How to play

  • Drag and drop the letters in the empty cells so that each row, column and main diagonal contains the given (blue background) Greek letters without repetitions;
  • Each grid starts with the first row and some other cells already filled;
  • Playing:
    • Drag a given Greek letter (blue background) and drop it to an empty cell;
    • Click on a letter that you placed to remove it from the grid.
  • If there's a logical error (repeated letters in the same row, column or main diagonal), a red border will appear on the misplaced cells;
  • The game ends when all the cells are correctly filled;
  • Each game is solvable using logic only, i.e., guessing is not needed;
  • The difficulty level changes the size of the grid and the kind of logical strategies needed to solve them.


  • If this is your first time playing, choose the "Very Easy" grid so that you can understand the rules clearly;
  • Start by looking at the grid and observing which letter appears more often. It's very likely that you'll use it right away;
  • Logic strategies such as "Naked Pairs" and "Hidden Pairs", that are usually needed to solve Sudoku puzzles, can also be used on this game (see our Sudoku Guide).


To make the game more interesting, we used some letters from the Greek alphabet. The letters we chose are: Δ (Delta), Θ (Theta), Λ (Lambda), Ξ (Csi), Π (Pi), Σ (Sigma), Φ (Phi), Ψ (Psi) and Ω (Omega).

This puzzle was originally created by the Russian Leonid Mochalov.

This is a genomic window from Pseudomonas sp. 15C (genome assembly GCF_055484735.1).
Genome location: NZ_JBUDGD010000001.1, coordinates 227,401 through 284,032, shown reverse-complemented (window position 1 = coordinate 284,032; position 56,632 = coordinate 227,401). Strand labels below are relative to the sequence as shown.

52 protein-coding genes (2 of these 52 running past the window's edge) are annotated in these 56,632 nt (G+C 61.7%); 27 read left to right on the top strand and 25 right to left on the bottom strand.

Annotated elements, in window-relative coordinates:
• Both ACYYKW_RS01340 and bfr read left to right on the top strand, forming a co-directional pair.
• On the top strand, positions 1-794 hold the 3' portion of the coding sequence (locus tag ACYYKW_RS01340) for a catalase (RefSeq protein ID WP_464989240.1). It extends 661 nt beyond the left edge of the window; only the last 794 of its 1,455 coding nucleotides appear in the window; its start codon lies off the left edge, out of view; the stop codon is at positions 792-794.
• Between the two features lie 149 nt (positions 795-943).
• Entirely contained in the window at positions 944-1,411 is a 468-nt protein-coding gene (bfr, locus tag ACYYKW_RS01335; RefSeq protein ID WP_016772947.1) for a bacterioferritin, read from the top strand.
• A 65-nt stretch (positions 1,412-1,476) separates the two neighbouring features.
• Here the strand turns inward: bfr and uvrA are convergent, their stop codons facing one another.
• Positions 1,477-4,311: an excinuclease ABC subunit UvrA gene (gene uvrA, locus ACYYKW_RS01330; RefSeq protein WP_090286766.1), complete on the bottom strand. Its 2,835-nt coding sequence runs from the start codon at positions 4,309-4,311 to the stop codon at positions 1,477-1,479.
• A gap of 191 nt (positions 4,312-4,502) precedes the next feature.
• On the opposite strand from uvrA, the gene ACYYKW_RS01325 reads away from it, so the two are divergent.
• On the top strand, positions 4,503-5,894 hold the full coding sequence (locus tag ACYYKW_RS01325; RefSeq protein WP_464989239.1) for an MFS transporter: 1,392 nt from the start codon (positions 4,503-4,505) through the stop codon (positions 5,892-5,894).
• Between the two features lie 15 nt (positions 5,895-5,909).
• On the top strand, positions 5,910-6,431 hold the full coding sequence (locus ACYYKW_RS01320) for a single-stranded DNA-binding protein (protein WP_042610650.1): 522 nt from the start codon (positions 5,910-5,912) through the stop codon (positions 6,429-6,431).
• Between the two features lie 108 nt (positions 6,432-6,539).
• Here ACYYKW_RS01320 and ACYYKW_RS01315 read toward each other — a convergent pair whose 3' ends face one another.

Cognitive Benefits of Playing Greek Logic

Playing "Greek Logic" engages multiple cognitive functions, including problem-solving, pattern recognition, and spatial reasoning. The game's requirement to fill in rows, columns, and diagonals with unique Greek letters challenges players to think logically and plan several steps ahead. These skills are not only vital for the game itself but also have broader applications in everyday decision-making and tasks that require strategic planning.

Additionally, "Greek Logic" demands focused attention and quick error identification, which can help improve cognitive flexibility and adaptability. When a logical error occurs, players need to quickly identify and correct it, refining their ability to adapt strategies on the go. Over time, these cognitive exercises can potentially lead to better memory, faster information processing, and an overall increase in mental agility.

Using Greek Logic in Education

The structured yet challenging nature of "Greek Logic" makes it an excellent tool for educational settings. Its rule-based gameplay aligns well with curricular objectives in mathematics and logic, teaching students how to approach problems methodically and arrive at solutions using deductive reasoning. Students can also learn valuable skills like pattern recognition and strategic planning, which are useful not just in academic contexts but also in life situations that require logical thinking.

Incorporating "Greek Logic" into the classroom offers a way to make learning interactive and engaging. Teachers can use the game as an educational aid to complement lessons on logic, mathematics, or even Greek alphabets. The varying levels of difficulty allow for differentiated instruction, catering to students with different skill sets and learning paces. Overall, the game offers a unique and effective way to cultivate logical reasoning and problem-solving skills, making it a worthwhile addition to any educational toolkit.